Prayers for all our troops fighting in Afghanistan and elsewhere who can’t be home for Christmas, special prayers for their safety and for their families.


        Prayers for all surgeons, that God guide their hands.


        Prayers for Sr. Dorothy and her Community she broke her ankle, requiring surgery, and had a heart attack. Prayers for her complete recovery.


        Lord, help us all as You know and will.
        God's will is best. All is mercy and grace. God is never absent, praise Him!
        Thanks so much. JL

        April 19, August 19, December 19
        Chapter 63: On the Order of the Community

        The juniors, therefore, should honor their seniors,
        and the seniors love their juniors.

        In the very manner of address,
        let no one call another by the mere name;
        but let the seniors call their juniors Brothers,
        and the juniors call their seniors Fathers,
        by which is conveyed the reverence due to a father.
        But the Abbot,
        since he is believed to represent Christ,
        shall be called Lord and Abbot,
        not for any pretensions of his own
        but out of honor and love for Christ.
        Let the Abbot himself reflect on this,
        and show himself worthy of such an honor.

        And wherever the brethren meet one another
        the junior shall ask the senior for his blessing.
        When a senior passes by,
        a junior shall rise and give him a place to sit,
        nor shall the junior presume to sit with him
        unless his senior bid him,
        that it may be as was written,
        "In honor anticipating one another."

        Boys, both small and adolescent,
        shall keep strictly to their rank in oratory and at table.
        But outside of that, wherever they may be,
        let them be under supervision and discipline,
        until they come to the age of discretion.


        Abbot Fidelis, my late novicemaster, used to always say that
        Benedictines were "gentlemen monks." At that time, the phrase annoyed
        me a good bit, though I never said so. It seemed to have a ring of
        faint middle-class respectability about it, not a little bourgeois,
        as if we were monks who were "the right sort of people."

        It would still annoy me today if, one meant by that phrase nothing
        more than all those rather hollow social niceties. Not that there's
        anything wrong as such with social niceties, just that I have grown
        up in a country where courtesy, "civil" religion and the like often had
        precious little to do with faith motives.

        Living among monastics will teach one (hopefully!) by osmosis that
        many of the common courtesies which have become decidedly UNcommon in
        the world are the order of the day here. We get so immersed in that
        that often it is hard to even think of what they are, we just do
        them. The best example I can come up with right now is that there is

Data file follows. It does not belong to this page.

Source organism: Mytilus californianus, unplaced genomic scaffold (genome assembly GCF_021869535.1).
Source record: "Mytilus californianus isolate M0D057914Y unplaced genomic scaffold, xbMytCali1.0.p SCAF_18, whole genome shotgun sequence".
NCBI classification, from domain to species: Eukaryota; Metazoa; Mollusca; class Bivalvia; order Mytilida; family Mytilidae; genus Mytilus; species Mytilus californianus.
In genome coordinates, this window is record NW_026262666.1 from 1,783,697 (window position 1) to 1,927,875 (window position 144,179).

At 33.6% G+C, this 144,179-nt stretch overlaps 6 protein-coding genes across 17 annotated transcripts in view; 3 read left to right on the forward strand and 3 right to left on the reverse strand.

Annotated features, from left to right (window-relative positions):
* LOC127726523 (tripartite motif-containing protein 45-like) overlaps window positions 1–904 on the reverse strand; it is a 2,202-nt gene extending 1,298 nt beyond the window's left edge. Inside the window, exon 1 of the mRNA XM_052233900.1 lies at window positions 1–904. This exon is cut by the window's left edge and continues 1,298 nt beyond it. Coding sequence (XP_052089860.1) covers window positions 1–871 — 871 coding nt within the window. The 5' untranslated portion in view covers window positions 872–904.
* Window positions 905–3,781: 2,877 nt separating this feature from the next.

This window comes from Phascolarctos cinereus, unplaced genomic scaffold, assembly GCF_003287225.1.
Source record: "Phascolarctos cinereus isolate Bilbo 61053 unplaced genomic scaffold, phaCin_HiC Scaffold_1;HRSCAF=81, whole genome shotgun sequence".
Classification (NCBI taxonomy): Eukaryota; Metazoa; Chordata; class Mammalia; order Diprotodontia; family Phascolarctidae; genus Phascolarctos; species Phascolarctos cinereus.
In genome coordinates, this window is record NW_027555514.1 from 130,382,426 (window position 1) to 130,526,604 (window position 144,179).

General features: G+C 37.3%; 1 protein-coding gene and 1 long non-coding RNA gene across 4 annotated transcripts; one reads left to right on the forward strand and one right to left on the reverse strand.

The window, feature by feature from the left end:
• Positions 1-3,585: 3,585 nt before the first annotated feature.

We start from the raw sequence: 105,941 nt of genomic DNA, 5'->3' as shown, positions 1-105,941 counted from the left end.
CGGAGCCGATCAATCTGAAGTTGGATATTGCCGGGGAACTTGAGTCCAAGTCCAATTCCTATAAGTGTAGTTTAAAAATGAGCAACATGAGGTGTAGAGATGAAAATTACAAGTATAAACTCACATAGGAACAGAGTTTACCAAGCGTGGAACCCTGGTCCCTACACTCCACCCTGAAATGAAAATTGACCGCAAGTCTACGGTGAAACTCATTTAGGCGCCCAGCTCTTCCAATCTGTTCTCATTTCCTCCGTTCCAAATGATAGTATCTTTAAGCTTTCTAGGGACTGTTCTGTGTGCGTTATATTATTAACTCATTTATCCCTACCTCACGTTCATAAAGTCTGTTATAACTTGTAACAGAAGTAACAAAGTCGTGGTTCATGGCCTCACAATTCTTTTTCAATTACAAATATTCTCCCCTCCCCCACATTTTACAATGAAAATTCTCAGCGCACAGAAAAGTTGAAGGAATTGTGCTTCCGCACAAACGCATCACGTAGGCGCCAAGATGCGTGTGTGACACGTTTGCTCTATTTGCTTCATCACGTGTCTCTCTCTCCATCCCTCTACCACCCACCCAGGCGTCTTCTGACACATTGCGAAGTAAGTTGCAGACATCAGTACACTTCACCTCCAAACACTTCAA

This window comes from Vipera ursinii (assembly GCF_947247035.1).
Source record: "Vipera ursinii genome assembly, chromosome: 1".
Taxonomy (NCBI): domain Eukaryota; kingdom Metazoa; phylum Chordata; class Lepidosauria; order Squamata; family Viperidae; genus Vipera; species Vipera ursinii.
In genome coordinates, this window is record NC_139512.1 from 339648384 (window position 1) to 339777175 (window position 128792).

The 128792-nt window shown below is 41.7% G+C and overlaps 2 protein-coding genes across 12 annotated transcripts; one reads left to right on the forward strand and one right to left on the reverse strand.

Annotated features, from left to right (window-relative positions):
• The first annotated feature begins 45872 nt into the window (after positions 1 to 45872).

FAR more restraint here against interrupting another's conversation
        here than in the world at large. We do it sometimes, I do it too
        much, but basically we do NOT "butt in."

        There are many other little things, rising when a superior enters,
        not sitting until the superior does in chapter, etc. These in
        themselves may seem empty at first, but when linked to the charity of
        Christ and His Divine Mercy, they become very real gestures of love.
        The fact that we don't think of them much after a while in no way
        diminishes the Treasure that motivates them, Christ Himself.

        Relationships between seniors and juniors are a two-way street. The
        behavior of one feeds the behavior and response of the other. Hey, this
        is true of all relationships, in every area of life. Want to be
        loved? Give respect. Want to be respected? Give love. It may not work
        in every instance, but, along with prayer,  it must be the first means we

        try and, again with prayer,  the only means we never abandon totally.

        Though the Holy Rule clearly exempts (in this passage,) the Abbess,
        because she represents Christ, the express command that the Abbess
        remember why she is treated as Christ is underscored. The Rule is the
        Rule and monastics are human. The treatment we
        give to others tends to reflect back upon us as from a mirror, often not
        without very good reason!

        So, yes, my dear Abbot Fidelis, hopefully we ARE gentlemen monks (and
        gentle monastics period!) No, we are not like some terribly proper and
        equally shallow social gathering of "the right sort" of people. Our motives to
        courtesy have a theological basis, not merely a social one. But we ARE gentle
        and we are so because of Him Whom we seek and have come to love.


        Please say a prayer for Abbot Fidelis' eternal rest, I learned much from him.

        Love and prayers,

        Jerome, OSB

        Petersham, MA